A glimpse at the new Snow Leopard from Apple

Snow Leopard, the new version of Mac OS X, was announced at the 2008 WWDC in San Francisco. It’s an important release for the following reasons:

  • Builds upon existing technologies and perfects them. It introduces few new features, but will allow Apple to really focus on delivering a very good OS by developing further the technologies introduced with Leopard. I for one am glad to see Apple slow down their frantic development cycle. That sort of rhythm can’t be sustained and leads to burned-out employees.
  • Optimized for multi-core processors. Truth is, most applications and operating systems aren’t optimized for multi-core processors. They’re not even multi-core aware. So while multi-core technology is here to stay and has already made it into all processor makes and models, applications are still hobbling along, relying on built-in chip technology for a sort of multi-core experience, not the real thing. I’m glad to see Apple pursue this seriously and make it easy for developers to build their apps for multi-core systems.
  • OpenCL programming. You know about OpenGL, right? Well, OpenCL will let developers take advantage of the amazing processing power of graphics cards (measured in gigaflops) to do computations previously reserved only for graphics applications. To get an idea of how powerful graphic card processing has become, have a look at FASTRA, a supercomputer built with 8 GPUs.
  • RAM limit raised to 16TB. I did a double take when I read that. I first thought they were talking of 16GB, which would have been impressive, but also a misprint. The Mac Pro can do up to 32GB right now if I’m not mistaken. But 16TB, wow! That’s amazingly high for RAM. Most machines don’t even have that much hard disk space, much less memory. That’s going to be very useful when building supercomputers with Macs. Keep in mind that 32-bit Windows operating systems (the prevalent ones on the market) STILL have a 4GB limit on RAM. Microsoft’s 64-bit OS versions (XP and Vista) are not usable yet, because there are plenty of compatibility issues with drivers and applications. For a clarification of this point, make sure to read my comment below.
  • Quicktime X. Apple’s venerable Quicktime will get an overhaul which will make it much more efficient, and will allow it to support more audio and video formats. Perhaps now we can look forward to Quicktime movie exports taking less than 24 hours? 🙂 Joking aside, I like Quicktime, and I hope it sticks around for a long time.
  • Faster Safari. It will use a new webkit that will make it 53% faster. Nice! I should mention that all the JavaScript used on AJAX-heavy pages like Google’s Gmail or Apple’s new MobileMe is what’s slowing down our browsers. The new Safari webkit is supposed to be able to render JavaScript a whole lot faster.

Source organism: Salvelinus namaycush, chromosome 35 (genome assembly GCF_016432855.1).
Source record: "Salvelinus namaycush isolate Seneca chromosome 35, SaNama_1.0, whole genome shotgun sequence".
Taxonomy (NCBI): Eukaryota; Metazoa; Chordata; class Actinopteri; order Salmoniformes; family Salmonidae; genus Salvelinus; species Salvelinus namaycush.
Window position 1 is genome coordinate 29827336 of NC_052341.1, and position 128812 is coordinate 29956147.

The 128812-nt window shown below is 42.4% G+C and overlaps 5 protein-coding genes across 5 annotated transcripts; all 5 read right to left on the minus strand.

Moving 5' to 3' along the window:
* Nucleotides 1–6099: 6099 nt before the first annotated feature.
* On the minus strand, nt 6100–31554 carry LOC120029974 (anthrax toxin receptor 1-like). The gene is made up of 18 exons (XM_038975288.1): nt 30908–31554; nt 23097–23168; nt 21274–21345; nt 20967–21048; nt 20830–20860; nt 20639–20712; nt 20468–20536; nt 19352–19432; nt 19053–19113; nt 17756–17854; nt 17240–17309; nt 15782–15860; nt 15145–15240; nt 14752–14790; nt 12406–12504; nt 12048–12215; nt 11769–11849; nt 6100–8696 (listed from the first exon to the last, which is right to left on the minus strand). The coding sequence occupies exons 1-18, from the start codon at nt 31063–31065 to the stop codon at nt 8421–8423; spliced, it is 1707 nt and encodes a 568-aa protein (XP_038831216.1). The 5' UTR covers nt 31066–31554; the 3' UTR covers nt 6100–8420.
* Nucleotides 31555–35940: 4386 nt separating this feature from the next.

• Native support for Microsoft Exchange. In spite of grumblings from various Apple fans, this is a biggie, and it will finally ensure that Macs play nice in Microsoft Shops. In addition to being able to network properly on Windows domains, which they could already do, now they’ll do exactly what Outlook is able to do on PCs, without having to bother with the kludgey Entourage. Mail, Address Book and iCal will communicate directly with Exchange, making it a whole lot easier for corporations to use Macs instead of PCs.
  • Faster OS, smaller footprint. Apple promises the new OS will work faster overall, and will also take up less space on our hard drives. Amen to that. OS bloat is not a welcome thing (just look at Vista), and a faster OS is always a good thing.
  • No support for PowerPC processors (source). According to documentation handed out to developers at WWDC, Apple will indeed break with the PowerPC line on this Leopard upgrade, as rumored. That means my iMac G5 won’t be able to use it. By that time, it’ll be outside its projected 3-year lifespan, but still, it would have been nice…

Image used courtesy of Apple, Inc. More information about Snow Leopard can be found in Apple’s original press release, and on the Snow Leopard website.


  1. In response to raoul’s comment that the mac is playing catch-up to windows.

    That’s not true, the theoretical limit to 64-bit hardware is indeed 16Eb, however vista ultimate is currently only able to harness a maximum of 128Gb. http://msdn.microsoft.com/en-us/library/aa366778(VS.85).aspx

    In fact if you own Vista ultimate on a 32-bit chip you will only actually get 4Gb.

    Presumably Snow Leopard’s RAM capabilities will be used for supercomputers and stuff :-/.


  2. aha! Virtual memory makes lots of sense now. Especially with terabyte storage coming to the desktop.

    Thanks Raoul


  3. You won’t believe it, but Microsoft has a handy explanation for this. Turns out their 64-bit OS-es also have a 16TB limit on RAM, which means OS X is now playing catchup in that arena.

    The actual limit on RAM in 64-bit systems, according to Wikipedia, is 16 Exabytes (or 16.8 million Terabytes). What Apple will do with OS X is to raise its artificial limit on the amount of memory it can recognize to 16TB (still nowhere near the 16EB limit). Although one can’t put that much physical RAM in a computer, 64-bit operating systems multiply the physical RAM by virtualizing it, and you can end up with a lot more than you really have.


  4. Hi Raoul

    I also have to believe that the 16 tb limit is a typo. Are there any terrabyte ram chips to be had? Muli tb chips? Someday I suppose but what apps would need that much? Conde Nast could lay out all their magazines in November in real time with that kind of memory. Imagine app sizes? Office for the mac will come on a lot of DVD’s


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